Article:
Putting Libya back together again

As civil war saps and splits the North African country, leaders of rival groups are in talks aimed at forming a unity government. The UN-led talks require a patience in turning Libya's shared suffering into hope for a shared democratic vision.

A child plays at a public playground in Benghazi, Libya, April 11.

For a peace negotiator like Bernardino León, the United Nations envoy trying to end a stubborn conflict in Libya that is spilling far beyond its borders, a necessary diplomatic tool is patience. It is not a patience of mere waiting. It is also a steadfastness in simply reminding the combatants of their own admitted weariness.

Mr. León need not say much during the peace talks being held in nearby countries. The rival militias and governments in a fragmented Libya – either Islamist, secular, or tribal – are slowly running out of money or support, especially from activist women and their civic groups. Despite holding Africa’s biggest petroleum reserves, oil production in Libya has fallen by more than 80 percent. Foreign support to the militias is no longer assured. Airports are closed and daily life gets harder for this North African nation.

The very fact the major parties have joined the UN-led political negotiations shows they are so tired of the suffering that they are ready for hope. 

“Peace in Libya: either the tribes do this, or no one is going to do this,” said Italian Prime Minister Matteo Renzi after meeting with President Obama on Friday to discuss a coordinated response to the chaos in Libya. 

That hope, as the UN envoy has laid out, lies in the various sides making enough concessions to form a unity government, one that leads to a fully democratic one, which Libyans sought during the revolution of the 2011 Arab Spring. As he patiently presents Libya’s plight and its promise, León might be  able to find a consensus on a road map that restores Libya as a country.  As Mr. Obama put it, “The answer ultimately is to have a government that can control its own borders.”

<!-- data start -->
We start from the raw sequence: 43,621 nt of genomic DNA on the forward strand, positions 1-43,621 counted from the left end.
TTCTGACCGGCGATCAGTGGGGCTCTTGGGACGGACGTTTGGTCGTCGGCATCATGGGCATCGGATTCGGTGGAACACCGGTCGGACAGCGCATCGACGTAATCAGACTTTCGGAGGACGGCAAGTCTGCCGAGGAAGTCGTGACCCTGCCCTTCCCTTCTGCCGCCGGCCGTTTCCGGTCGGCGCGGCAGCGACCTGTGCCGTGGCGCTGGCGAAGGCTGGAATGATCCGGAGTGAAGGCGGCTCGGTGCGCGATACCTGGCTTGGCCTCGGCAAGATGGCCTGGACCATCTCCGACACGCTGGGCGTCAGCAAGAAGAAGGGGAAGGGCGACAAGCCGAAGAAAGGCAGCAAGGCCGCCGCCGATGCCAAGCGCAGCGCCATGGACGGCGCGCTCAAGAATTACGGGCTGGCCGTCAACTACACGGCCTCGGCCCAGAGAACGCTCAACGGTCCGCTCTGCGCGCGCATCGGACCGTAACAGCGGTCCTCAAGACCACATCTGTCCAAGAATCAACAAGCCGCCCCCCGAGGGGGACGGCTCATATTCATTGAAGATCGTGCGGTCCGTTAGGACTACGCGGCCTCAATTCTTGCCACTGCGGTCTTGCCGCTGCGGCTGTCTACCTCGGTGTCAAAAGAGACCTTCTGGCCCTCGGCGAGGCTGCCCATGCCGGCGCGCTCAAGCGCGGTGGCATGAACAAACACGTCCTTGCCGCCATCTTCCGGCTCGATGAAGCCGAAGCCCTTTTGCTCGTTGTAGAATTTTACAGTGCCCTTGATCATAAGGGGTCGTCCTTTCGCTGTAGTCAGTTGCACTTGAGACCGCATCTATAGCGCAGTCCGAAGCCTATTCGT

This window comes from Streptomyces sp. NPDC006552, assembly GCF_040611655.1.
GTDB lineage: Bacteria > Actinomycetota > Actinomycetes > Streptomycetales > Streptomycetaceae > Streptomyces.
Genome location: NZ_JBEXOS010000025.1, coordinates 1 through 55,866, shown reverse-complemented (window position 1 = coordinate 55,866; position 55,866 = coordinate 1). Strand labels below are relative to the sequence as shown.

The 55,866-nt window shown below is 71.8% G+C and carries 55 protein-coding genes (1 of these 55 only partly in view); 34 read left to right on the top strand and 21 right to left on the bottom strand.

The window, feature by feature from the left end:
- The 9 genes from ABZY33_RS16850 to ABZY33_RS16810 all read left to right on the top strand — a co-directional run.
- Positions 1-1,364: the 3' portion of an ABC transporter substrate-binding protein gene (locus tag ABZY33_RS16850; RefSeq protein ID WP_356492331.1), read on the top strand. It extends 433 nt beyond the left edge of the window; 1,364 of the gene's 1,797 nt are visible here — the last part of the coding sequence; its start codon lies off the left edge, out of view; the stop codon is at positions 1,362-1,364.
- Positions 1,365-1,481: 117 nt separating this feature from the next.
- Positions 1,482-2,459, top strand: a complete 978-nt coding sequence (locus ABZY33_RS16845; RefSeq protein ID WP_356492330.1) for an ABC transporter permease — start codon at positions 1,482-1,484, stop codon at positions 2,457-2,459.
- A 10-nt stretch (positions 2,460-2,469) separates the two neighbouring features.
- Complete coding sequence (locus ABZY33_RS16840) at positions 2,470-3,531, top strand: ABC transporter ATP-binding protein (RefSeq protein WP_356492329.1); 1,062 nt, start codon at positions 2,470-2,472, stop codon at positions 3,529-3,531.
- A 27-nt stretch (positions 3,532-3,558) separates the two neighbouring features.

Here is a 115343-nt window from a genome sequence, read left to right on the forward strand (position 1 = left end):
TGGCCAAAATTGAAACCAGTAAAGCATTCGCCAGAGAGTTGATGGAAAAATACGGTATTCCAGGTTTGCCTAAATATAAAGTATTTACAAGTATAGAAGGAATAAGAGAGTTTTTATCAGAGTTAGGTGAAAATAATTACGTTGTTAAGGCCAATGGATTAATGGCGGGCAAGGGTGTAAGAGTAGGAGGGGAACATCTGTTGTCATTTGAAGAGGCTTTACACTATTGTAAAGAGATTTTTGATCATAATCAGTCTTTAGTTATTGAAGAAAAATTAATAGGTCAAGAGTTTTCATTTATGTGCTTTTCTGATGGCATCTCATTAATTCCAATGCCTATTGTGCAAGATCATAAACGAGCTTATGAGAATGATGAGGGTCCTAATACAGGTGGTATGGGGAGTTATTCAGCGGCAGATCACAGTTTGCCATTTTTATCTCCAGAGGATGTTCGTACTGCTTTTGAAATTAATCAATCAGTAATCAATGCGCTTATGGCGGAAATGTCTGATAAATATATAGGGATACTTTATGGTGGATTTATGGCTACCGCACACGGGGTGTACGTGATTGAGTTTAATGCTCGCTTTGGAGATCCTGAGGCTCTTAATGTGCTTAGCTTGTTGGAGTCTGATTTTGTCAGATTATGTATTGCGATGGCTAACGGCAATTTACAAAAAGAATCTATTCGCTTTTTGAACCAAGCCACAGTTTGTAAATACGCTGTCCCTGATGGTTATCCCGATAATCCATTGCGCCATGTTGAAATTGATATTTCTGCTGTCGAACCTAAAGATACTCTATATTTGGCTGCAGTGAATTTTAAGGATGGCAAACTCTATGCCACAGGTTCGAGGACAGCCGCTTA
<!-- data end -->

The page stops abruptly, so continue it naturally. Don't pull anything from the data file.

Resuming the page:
In recent remarks, Secretary of State John Kerry said the Libyan people now want stability and “are capable of getting along.” And in a Skype talk to 250 women gathered in Tripoli, the UN envoy asked Libyan women to keep refuting the message of the militias. “We count on you to spread the culture of peace in your communities and to talk and engage with all who have a role to play in bringing stability,” said the UN special representative.

Libya’s civil war represents a challenge to the international order – by being a failed state that has become a launch pad for terrorists and refugees to the West. But it is also a challenge to the notion that every war is winnable. Libya’s conflict has reached a point of despair for all rather than a defeat for one side. In such a situation, a negotiator’s patient task is to channel the mutual cry for relief into a common hope and a shared vision.  

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